It’s our second congrats this week to a University of Chicago Press author for making the Politico 50, a “guide to the thinkers, doers and visionaries transforming American politics in 2016.” This time it’s Michael Tesler, author of Post-Racial or Most-Racial?: Race and Politics in the Obama Era, at #11, for his contribution to our understanding of “how white racism has long shaped American politics.”
As Politico writes:
There may be no single symbol of black progress more powerful than an African-American in the White House, and Tesler, author of this year’s Post-Racial or Most-Racial?: Race and Politics in the Obama Era, argues that Barack Obama’s 2008 election triggered a new racialized backlash. Tesler draws a distinction between “racial conservatives,” who are more likely to agree with stereotypes like the notion that black people are poorer than white people because of lack of effort, and “racial liberals.” Racial conservatism, Tesler’s work shows, has become a stronger predictor for identifying as Republican, and it spiked with Obama’s election. Over the past year, a steady stream of studies, polls and analyses—including Tesler’s own findings—appear to bear out that theory and show how it’s shaping the 2016 campaign; they chart a correlation between racial resentment and support for Trump. As the most prominent mouthpiece for the “birther” conspiracy theory about Obama, Trump—whose campaign has been entangled with white supremacist groups and whose support among African-Americans is in the single digits—is fanning the flames, Tesler says. Even in 2016, even with a black man in the White House, Tesler wrote in the Washington Post, “Donald Trump is the first Republican in modern times to win the party’s presidential nomination on anti-minority sentiments.”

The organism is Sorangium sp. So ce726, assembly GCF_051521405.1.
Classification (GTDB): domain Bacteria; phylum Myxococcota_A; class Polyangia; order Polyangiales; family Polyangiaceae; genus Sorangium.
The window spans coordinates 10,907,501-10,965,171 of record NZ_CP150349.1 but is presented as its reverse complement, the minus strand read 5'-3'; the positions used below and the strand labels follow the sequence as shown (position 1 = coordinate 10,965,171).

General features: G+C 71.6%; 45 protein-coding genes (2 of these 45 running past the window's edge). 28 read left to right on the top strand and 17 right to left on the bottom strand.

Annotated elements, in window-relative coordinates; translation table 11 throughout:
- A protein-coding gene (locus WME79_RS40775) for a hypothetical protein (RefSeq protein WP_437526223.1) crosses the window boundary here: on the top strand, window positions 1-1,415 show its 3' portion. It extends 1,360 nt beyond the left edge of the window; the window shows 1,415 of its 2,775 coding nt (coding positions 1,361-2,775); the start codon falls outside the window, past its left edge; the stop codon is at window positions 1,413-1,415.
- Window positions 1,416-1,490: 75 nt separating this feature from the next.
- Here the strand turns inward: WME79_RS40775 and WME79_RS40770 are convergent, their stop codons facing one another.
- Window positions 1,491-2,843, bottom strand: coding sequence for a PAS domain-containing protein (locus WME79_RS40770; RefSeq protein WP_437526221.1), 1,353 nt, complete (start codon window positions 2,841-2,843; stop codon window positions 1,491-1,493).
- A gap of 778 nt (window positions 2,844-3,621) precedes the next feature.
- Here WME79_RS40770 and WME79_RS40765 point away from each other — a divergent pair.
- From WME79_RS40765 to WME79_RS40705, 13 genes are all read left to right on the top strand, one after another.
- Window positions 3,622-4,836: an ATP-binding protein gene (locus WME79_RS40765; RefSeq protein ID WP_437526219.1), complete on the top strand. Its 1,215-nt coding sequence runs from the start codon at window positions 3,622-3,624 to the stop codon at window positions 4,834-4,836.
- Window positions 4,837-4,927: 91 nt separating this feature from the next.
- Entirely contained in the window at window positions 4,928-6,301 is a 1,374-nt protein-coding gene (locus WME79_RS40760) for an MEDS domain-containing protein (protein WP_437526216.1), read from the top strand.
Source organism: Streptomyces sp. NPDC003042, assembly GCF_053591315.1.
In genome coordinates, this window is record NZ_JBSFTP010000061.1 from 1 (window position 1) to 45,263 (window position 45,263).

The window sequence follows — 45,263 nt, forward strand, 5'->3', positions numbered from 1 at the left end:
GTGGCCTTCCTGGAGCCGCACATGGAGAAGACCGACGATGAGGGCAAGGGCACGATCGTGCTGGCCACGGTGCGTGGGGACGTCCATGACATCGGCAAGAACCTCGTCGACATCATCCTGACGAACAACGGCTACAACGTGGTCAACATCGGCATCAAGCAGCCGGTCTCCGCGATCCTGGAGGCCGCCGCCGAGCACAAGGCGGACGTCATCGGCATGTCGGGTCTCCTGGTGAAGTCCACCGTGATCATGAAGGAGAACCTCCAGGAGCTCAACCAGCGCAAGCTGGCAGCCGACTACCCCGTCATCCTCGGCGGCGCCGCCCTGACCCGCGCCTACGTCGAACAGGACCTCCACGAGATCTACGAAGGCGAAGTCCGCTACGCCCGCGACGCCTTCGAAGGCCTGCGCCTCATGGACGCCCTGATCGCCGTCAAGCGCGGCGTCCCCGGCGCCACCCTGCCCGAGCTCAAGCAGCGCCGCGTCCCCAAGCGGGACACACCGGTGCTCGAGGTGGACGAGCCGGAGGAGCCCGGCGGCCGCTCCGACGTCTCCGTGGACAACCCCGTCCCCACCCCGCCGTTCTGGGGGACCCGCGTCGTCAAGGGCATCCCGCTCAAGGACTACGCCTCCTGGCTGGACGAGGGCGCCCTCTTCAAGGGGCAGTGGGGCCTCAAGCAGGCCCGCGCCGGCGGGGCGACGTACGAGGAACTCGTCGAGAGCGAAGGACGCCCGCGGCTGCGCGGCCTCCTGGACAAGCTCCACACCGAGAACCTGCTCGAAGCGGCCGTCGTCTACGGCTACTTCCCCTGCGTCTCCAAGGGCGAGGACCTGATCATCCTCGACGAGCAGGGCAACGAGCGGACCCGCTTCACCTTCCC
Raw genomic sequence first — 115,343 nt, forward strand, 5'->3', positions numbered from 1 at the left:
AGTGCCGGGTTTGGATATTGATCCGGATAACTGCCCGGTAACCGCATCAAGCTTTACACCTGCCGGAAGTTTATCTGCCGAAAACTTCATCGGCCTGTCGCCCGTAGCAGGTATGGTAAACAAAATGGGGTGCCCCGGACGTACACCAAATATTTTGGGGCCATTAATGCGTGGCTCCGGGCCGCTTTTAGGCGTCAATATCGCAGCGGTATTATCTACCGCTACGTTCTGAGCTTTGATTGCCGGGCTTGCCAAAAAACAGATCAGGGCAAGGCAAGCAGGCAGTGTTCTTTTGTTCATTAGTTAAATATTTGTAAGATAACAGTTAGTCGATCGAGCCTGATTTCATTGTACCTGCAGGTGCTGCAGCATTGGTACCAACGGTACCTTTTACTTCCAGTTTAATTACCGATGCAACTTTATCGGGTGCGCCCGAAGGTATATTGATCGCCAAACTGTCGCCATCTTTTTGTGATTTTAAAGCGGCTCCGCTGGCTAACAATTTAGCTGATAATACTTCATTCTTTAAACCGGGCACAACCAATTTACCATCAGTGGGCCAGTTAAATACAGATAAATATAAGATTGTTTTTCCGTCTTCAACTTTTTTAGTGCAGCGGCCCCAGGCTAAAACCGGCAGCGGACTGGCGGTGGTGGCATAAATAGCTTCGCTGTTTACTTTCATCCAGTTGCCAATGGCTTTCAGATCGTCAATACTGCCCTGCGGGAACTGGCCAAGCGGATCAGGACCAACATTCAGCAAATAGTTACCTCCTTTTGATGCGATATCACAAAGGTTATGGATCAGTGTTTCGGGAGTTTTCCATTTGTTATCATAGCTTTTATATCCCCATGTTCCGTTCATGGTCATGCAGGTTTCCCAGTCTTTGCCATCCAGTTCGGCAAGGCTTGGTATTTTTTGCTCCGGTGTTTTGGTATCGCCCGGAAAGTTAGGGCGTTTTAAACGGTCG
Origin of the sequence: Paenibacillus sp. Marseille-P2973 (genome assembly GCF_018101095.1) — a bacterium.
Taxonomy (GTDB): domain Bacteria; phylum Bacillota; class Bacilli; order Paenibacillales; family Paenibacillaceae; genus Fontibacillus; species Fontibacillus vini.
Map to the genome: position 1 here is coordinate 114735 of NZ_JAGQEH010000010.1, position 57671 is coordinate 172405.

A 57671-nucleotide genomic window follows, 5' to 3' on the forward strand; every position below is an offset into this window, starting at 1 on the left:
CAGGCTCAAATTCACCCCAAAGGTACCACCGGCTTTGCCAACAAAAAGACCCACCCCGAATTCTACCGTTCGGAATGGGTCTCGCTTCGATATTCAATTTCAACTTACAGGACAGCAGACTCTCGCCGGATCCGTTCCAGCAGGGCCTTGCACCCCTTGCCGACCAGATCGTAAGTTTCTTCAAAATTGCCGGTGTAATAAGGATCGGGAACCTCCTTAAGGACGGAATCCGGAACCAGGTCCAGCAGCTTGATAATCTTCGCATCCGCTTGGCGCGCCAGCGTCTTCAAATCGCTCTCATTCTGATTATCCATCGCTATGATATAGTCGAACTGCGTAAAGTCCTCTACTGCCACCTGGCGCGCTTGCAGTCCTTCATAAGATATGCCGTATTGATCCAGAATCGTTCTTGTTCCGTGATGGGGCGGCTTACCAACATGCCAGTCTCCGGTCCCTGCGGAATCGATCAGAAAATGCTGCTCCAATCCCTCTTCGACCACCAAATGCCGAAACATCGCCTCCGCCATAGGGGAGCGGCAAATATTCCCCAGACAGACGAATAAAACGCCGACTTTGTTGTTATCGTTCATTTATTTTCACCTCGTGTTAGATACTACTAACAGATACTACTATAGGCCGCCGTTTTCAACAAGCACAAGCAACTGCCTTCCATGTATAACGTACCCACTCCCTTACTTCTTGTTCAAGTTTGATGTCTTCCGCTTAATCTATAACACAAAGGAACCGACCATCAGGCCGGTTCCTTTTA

To read more about Post-Racial or Most-Racial?, click here.